The government is still consulting on superannuation after concerns raised by backbenchers over changes made in the budget. However these changes are more important than ever, as evidenced by the 2016 HILDA statistics on wealth and superannuation.
The statistics highlighted changes in the distribution of wealth of Australians since the survey commenced in 2001. The most significant assets held by most Australians continue to be their family residence and superannuation, but policy changes over the time of decade the survey have changed the balance of those investments.
More concerning is the finding that wealth inequality has increased. The data adds strength to the argument that superannuation reforms are overdue, with a small number of wealthy people able to accumulate wealth in superannuation and investment property.
In Chapter 5 of the report, which discusses household wealth, the authors note that superannuation will soon overtake the family home as the major asset owned by Australians. This is the result of two separate trends: increases in superannuation balances and lower net wealth in housing.
Looking at the HILDA data, it’s not unexpected to see that younger age cohorts have experienced the strongest growth in superannuation assets.
Prior to 1993 superannuation was very different to the current system. According to Treasury data in 1986 53.5 percent of Australian full time employees did not have superannuation coverage, and over 80% of those who did, were members of a defined benefit scheme, which would not generally be reported as an asset. By 2000, 96.9% of full time employees had superannuation coverage, with 86% of those employees in accumulation type funds.
The superannuation guarantee has been a significant contributing factor in the importance of superannuation as a household asset. Notably, the phasing in of the rate of the superannuation guarantee shows in account balances. As can be seen from the HILDA report the increased rate of superannuation guarantee after 2002 has resulted in higher superannuation balances for people at the same age in successive surveys.
The increase in housing values is the second trend which has altered the mix of assets. Over this time residential house prices rose significantly, with ABS data showing an increase in the Residential Property Price Index across eight capital cities from 69.0 in September 2003 to 120.2 in Dec 2014.
Given that in the 2002 data the major asset of Australians was the family home, homeowners benefited disproportionately from the increased value of housing. Even with the significant increases in superannuation, for older Australians the proportion of wealth held in housing has been maintained as their total wealth has increased.
However for younger age groups the story is not as positive. The rate of home ownership is declining as it is becoming more difficult to enter the housing market and home equity is declining among younger age groups as the value of loans has increased.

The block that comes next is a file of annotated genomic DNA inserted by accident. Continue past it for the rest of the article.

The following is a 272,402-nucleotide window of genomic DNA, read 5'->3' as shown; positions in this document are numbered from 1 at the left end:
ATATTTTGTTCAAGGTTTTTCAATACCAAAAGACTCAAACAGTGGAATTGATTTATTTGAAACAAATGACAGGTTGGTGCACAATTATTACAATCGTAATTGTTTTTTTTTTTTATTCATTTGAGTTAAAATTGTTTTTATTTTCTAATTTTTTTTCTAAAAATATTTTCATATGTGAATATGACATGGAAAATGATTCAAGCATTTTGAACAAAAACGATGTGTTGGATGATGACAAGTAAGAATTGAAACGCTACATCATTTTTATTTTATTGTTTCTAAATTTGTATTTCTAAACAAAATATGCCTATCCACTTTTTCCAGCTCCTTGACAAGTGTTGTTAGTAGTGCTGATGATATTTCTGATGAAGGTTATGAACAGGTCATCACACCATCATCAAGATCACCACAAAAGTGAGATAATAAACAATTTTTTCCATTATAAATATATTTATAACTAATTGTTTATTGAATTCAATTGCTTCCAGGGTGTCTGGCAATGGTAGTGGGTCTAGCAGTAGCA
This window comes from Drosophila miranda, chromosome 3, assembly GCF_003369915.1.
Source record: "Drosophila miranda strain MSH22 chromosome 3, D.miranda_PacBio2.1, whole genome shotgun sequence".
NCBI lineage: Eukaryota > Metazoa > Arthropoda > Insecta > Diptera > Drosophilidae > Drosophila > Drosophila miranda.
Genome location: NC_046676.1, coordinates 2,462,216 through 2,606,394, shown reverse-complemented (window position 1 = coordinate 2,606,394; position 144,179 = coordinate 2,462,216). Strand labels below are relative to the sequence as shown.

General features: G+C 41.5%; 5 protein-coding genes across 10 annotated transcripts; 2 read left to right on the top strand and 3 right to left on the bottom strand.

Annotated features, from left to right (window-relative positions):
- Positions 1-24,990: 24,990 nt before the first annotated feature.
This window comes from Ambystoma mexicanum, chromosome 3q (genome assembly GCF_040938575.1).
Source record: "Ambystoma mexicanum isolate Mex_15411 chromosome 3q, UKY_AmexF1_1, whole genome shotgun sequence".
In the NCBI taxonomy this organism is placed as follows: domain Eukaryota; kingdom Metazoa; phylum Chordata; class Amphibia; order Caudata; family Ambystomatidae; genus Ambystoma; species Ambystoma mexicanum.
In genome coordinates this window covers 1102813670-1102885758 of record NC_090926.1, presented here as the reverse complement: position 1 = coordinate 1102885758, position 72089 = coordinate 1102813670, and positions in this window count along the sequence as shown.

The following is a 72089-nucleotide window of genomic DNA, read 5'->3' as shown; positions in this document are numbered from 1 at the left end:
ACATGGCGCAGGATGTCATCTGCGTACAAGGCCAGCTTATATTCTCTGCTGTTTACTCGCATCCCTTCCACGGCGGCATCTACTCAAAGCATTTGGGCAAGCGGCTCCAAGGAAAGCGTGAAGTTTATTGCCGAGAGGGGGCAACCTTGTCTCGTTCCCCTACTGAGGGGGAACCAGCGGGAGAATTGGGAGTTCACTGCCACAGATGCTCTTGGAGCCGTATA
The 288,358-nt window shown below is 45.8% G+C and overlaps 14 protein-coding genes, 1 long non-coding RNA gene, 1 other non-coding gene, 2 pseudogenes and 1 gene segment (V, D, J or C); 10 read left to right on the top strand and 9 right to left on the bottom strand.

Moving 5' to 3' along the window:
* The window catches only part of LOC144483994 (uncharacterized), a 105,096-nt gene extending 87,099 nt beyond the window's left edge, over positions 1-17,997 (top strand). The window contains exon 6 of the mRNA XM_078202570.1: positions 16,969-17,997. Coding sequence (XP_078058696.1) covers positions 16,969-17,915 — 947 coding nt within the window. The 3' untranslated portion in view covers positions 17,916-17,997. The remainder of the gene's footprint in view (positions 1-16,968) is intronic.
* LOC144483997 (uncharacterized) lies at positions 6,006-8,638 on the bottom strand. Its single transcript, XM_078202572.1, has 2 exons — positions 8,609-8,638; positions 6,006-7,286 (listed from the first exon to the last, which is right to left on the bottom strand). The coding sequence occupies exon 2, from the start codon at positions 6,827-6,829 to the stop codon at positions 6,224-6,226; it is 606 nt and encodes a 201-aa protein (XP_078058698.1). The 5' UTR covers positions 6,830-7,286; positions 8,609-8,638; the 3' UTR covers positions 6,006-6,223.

The HILDA data shows that most age cohorts, including all except the oldest retirees, have seen increases in their superannuation accounts over time. Policy changes effective from 2007 have supported superannuants through tax exemptions and high contribution levels.
Another trend contibuting to this is that people are retiring later. The change in the pension age to 67 has been accompanied by a trend for people to work longer. Not only are they deferring withdrawals from their superannuation fund, but they are also continuing to contribute during this time.
As noted in the Productivity Commission report last year there is some evidence of withdrawals at the time of retirement, but these are generally used to pay outstanding debts, including mortgages against the family home.
Others convert their superannuation at retirement into other financial investments. This cements the family home as the most significant asset held by retirees.
The more concerning finding for policy makers is that wealth inequality has increased, and that superannuation holdings and investment properties are factors in this inequality. HILDA data shows that in 2014 the mean superannuation balance of the top 10% of people aged 50 to 69 was $991,268, up from $650,619 in 2002, compared to $210,798 in 2014 for the sixth to ninth decile and $13,719 for the bottom 50% (although a significant number of retirees in this age group do not have any superannuation balance).
There is a strong correlation between high superannuation balances, income and non-superannuation wealth. People in the top decile have access to higher levels of income to make higher levels of concessional contributions, and the ability to find the funds to make non-concessional contributions into a tax preferred investment environment.
As has been noted previously, the current superannuation system allows high income and high wealth individuals to over-accumulate in tax preferred superannuation, which increases wealth inequality as well as intergenerational inequality.
The Government proposals to restrict the level of contributions and to reduce the amount that can be retained in a tax free environment are important tools to address increasing levels of wealth inequality in our community.